What about restrictions for bars and restaurants?

Starting June 10, bars and restaurants can start serving customers outdoors and indoors at 50% capacity with distancing measures in place. Both indoor and outdoor dining are capped at 250 individuals. All customers must be seated, including at bars, and businesses must limit the number of customers to allow for social distancing. The new guidelines will allow bands at bars and restaurants, but they must maintain social distancing, and dancing is not permitted.

Can I go to the hair salon or the movies yet?

Businesses such as hair salons and barber shops are open for services now, but they can only operate at 25% capacity, and employees must wear masks and other protective equipment when working with a customer. Starting June 10, they can expand to serving clients at 50% of their normal capacity.

Places such as movie theaters, indoor concert venues, bowling alleys and fitness centers can also open up starting June 10, but at 25% capacity. Pools can open at 50% capacity. Outdoor entertainment is capped at 250 people.

What about outdoor sports, recreation and summer camps? 

The governor said the Department of Natural Resources is still working on guidance to see if summer camps and youth sports can resume in the summer, but those are still largely restricted under the order. The order does allow for “outdoor tournaments, competitions, practices, and sports that allow for social distance” and do not require groups of more than 10 people.

Any update on school closures?

Public K-12 schools across the state are closed under a separate executive order for the remainder of the academic year, and that hasn’t changed. He hasn’t made a decision yet on what will happen with fall classes.

Are churches and other houses of worship open to the public yet?

As of June 10, houses of worship can open at 50% capacity.

Can I start planning my camping trip? 

Starting on June 1, the state is allowing public and private campgrounds to reopen, but officials said there will be new social distancing guidelines and sanitation requirements for common areas in campgrounds.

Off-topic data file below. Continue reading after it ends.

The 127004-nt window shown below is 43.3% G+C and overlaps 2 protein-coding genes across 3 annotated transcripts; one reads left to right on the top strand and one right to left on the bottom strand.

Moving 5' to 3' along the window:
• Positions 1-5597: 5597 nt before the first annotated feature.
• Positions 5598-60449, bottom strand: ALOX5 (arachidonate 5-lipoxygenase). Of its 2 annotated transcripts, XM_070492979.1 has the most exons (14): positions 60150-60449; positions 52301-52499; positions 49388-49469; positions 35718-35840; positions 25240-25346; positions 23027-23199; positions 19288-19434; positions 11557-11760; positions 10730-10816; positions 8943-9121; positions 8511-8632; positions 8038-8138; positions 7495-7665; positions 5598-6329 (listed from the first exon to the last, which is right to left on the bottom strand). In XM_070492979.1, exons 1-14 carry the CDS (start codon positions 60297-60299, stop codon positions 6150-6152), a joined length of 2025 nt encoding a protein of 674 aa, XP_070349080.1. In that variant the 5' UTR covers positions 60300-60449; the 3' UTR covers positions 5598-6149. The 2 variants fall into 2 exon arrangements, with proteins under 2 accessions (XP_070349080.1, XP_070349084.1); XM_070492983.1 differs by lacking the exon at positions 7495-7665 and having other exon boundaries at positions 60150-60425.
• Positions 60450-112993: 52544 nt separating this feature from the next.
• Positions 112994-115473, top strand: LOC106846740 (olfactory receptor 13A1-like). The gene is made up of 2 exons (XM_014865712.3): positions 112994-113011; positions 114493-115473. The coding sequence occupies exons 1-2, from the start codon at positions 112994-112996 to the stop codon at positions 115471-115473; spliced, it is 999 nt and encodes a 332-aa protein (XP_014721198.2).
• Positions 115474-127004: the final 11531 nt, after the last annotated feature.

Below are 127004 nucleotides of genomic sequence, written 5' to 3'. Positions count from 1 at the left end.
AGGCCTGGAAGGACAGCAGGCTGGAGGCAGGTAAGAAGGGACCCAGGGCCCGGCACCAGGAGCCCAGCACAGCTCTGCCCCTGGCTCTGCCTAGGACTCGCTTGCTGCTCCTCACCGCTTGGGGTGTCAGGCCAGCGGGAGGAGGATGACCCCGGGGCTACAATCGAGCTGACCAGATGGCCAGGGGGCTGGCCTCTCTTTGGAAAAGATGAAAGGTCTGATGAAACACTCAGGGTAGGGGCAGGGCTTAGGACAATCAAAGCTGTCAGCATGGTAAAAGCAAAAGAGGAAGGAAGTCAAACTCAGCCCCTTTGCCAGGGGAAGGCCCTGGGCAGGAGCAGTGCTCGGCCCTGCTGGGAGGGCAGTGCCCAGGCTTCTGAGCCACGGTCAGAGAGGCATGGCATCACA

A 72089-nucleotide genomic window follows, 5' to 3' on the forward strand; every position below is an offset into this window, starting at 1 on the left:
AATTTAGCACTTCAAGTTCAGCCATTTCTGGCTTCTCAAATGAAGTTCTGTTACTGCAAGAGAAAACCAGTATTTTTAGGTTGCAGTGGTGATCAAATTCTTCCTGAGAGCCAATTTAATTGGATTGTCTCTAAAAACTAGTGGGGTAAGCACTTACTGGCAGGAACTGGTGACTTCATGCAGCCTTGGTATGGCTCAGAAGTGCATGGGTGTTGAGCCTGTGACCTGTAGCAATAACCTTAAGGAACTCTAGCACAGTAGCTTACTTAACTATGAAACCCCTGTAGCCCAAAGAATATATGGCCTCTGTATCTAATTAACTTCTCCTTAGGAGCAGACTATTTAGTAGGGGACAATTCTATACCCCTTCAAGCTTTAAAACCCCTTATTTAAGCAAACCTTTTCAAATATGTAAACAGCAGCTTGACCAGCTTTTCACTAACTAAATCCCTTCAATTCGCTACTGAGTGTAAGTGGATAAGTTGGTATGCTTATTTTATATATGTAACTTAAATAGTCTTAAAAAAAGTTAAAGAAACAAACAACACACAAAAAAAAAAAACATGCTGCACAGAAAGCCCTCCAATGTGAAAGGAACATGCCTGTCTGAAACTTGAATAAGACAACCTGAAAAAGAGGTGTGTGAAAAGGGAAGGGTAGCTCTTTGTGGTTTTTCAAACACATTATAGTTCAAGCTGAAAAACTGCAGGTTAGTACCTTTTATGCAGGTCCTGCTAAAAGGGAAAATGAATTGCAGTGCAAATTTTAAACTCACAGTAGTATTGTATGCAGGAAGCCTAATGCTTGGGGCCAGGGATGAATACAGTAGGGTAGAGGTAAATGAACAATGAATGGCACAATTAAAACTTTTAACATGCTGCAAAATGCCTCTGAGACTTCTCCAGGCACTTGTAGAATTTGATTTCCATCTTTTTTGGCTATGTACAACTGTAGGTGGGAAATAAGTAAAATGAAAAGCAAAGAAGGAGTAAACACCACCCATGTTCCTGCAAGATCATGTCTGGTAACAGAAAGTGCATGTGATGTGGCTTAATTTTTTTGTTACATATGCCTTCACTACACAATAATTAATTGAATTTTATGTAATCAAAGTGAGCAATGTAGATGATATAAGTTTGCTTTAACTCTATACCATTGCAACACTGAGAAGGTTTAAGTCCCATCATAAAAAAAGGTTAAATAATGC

How is this order enforced?

Anyone who “willfully” violates the order is guilty of a misdemeanor, punishable by up to 90 days in a jail or a fine of up to $1,000. Any business owner or manager who requires an employee to violate the order can be punished with a gross misdemeanor and a fine of up to $3,000 or one year imprisonment. Attorney General Keith Ellison and city and county attorneys can also seek civil penalties against businesses that violate the order.

What if employees returning to work don’t feel safe?

Walz is issuing a new executive order for employees returning to work that will protect them from discrimination or retaliation if they raise concerns about workplace safety.

Is everyone in absolute agreement with this order?

Walz is facing increasing pressure to reopen the state entirely. House Minority Leader Kurt Daudt, R-Crown, said in a statement that it’s time for the “arbitrary restrictions he’s placing on our businesses to end.” “Minnesotans are prepared to safely social distance and reopen businesses with proper procedures in place,” he said. “Wisconsin’s restrictions ended three weeks ago; their positive case rates are dropping and other indicators remain stable and well below our rates here in Minnesota.” The Minnesota Licensed Beverage Association, which represents bars and restaurants that sell on-sale liquor, said Minnesota bars and restaurants are ready to be safely opened “as soon as possible for indoor dining.”

What does Walz say?

The governor has stressed repeatedly that social distancing measures were put in place to give the state enough time to build hospital capacity and stock up on ventilators and other supplies to protect healthcare workers. He said the state has “used this time wisely.”

“Minnesota is staying steady in hospitalizations. With the capacity we’ve built while you’ve stayed home, we can chart a new path forward,” he said. “We believe we will be able to handle an increase in cases as more people move out and about.”

Could restrictions come back at any point?

Yes, Walz noted that there are still unknowns about the virus and Minnesotans “must be prepared to dial back if needed.”